By then, however, she was no longer in Connecticut. Realizing that the law was closing in on her, she had decamped for New Brunswick. Several officers were immediately dispatched to New Jersey to keep her under surveillance. In the meantime, the bodies of Frankie and Ada Sherman were exhumed. So was the corpse of Dennis Hurlburt. All were found to contain significant traces of arsenic. Inquiring at the local pharmacies, police discovered that, in the spring of 1870, Lydia had purchased an ounce of white arsenic from a druggist named Peck, explaining that she needed the poison because her house was “overrun with rats.” They also learned about the bizarre string of tragedies that had befallen Edward Struck and his six children several years earlier when the ill-fated ex-policeman was married to Lydia.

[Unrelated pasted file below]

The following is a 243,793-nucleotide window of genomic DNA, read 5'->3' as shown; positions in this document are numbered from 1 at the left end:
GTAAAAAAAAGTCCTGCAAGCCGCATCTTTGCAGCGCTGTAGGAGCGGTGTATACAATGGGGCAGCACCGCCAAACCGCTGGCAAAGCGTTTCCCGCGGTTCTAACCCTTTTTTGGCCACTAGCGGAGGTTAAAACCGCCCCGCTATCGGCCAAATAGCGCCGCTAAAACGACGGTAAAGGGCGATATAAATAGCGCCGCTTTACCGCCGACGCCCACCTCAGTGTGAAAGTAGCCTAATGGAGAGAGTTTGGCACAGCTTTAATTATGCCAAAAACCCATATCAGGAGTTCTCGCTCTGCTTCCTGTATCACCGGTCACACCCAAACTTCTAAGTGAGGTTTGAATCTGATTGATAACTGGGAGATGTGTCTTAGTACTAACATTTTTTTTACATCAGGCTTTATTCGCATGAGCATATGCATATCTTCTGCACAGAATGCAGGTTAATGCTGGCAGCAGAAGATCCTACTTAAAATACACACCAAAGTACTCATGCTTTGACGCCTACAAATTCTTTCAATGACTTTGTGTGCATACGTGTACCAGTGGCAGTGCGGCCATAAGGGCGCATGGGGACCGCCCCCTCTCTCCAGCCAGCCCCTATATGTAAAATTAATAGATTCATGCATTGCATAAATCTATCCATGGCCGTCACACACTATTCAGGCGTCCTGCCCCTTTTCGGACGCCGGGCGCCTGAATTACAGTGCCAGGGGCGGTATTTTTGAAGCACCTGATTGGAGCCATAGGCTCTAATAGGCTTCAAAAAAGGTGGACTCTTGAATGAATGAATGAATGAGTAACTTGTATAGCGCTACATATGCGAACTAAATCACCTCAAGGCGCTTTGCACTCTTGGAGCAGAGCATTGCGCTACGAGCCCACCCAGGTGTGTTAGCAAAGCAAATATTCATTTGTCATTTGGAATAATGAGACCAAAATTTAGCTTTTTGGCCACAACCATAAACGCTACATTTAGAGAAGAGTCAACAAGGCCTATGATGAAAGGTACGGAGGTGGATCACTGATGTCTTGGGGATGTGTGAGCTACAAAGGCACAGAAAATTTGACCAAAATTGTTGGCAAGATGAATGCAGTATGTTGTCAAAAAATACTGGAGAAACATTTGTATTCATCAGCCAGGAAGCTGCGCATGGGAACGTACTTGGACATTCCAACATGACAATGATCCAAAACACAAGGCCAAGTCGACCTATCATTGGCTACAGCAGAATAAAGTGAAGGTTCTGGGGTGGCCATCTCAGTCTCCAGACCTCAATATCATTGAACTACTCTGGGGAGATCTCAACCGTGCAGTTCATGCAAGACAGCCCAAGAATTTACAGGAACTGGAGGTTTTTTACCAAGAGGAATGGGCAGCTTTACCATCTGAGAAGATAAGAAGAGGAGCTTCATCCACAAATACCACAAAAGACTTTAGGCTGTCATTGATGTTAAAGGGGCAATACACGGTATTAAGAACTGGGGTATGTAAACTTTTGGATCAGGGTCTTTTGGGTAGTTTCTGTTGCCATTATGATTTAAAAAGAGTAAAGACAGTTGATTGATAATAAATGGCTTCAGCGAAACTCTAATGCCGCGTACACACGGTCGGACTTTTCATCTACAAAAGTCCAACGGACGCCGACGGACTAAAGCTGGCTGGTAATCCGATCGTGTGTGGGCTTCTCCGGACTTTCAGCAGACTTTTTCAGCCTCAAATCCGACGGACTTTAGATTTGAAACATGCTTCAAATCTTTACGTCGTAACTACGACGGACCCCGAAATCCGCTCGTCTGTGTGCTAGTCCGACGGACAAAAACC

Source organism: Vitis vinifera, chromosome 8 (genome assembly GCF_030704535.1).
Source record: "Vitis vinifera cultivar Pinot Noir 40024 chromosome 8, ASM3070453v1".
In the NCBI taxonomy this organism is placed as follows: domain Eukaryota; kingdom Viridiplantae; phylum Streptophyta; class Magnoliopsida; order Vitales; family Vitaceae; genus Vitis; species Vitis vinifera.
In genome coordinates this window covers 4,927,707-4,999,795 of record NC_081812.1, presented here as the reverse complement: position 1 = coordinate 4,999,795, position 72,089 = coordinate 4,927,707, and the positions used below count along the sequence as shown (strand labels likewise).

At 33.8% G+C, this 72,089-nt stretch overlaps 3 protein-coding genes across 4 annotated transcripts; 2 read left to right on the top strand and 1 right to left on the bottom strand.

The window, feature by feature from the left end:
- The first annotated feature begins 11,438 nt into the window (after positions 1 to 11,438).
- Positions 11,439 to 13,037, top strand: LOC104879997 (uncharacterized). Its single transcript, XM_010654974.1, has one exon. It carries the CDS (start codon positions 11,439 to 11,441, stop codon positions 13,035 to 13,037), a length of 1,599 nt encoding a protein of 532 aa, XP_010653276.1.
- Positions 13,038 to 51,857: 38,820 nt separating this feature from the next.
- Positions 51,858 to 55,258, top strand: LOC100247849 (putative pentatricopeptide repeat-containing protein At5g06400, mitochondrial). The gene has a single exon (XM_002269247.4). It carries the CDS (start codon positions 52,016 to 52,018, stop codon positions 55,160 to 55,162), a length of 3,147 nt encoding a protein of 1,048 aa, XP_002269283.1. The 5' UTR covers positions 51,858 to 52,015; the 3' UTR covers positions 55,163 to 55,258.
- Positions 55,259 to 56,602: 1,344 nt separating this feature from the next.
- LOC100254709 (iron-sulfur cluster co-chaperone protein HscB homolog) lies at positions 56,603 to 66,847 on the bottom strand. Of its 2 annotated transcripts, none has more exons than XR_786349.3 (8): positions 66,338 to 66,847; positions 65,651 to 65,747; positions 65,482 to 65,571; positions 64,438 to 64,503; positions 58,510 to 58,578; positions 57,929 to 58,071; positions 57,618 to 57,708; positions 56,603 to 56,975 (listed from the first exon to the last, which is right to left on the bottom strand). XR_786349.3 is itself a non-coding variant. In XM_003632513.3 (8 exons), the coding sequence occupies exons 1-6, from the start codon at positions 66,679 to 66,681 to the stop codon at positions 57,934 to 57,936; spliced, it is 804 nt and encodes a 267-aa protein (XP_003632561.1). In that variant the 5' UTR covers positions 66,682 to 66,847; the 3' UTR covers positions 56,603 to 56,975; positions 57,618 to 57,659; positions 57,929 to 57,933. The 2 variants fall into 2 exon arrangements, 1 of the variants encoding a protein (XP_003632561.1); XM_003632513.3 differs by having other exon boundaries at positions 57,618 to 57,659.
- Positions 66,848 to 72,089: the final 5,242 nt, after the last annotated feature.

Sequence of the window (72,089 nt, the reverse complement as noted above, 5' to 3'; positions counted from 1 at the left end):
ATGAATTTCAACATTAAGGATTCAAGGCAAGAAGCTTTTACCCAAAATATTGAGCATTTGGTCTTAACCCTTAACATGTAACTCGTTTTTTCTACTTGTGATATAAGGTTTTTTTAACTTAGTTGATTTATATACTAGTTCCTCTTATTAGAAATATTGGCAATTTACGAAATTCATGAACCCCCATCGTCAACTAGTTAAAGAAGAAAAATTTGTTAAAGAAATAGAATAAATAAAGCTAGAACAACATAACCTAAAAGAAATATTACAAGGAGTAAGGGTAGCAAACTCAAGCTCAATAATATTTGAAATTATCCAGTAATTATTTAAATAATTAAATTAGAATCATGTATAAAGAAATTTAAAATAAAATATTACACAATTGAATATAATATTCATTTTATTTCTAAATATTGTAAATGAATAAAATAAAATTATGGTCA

On June 7, 1871, authorities decided that the time had come to put the warrant into action. Lydia, shadowed by a pair of detectives, had gone off to New York City on a shopping expedition. When she returned to New Brunswick that evening, she was greeted at the train station by a detective and a deputy sheriff who took her into custody and transported her back to New Haven, where she was charged with the murder of Horatio Sherman.

Her trial was a sensation, generating headlines in papers from the
New Haven Register
to the
New York
Times
. According to the press, her crimes were unparalleled; the world hadn’t witnessed such horrors since the days of Lucretia Borgia, the infamous Italian noblewoman and reputed serial poisoner whose name was a byword for lethal treachery. When the trial opened in New Haven on April 16, 1872, spectators traveled great distances for a glimpse of this prodigy of evil—“the arch murderess of Connecticut.” What they saw was not the ogre they were expecting but a prim, proper, perfectly ordinary-looking woman in a black alpaca dress, black-and-white shawl, white straw hat, and black kid gloves.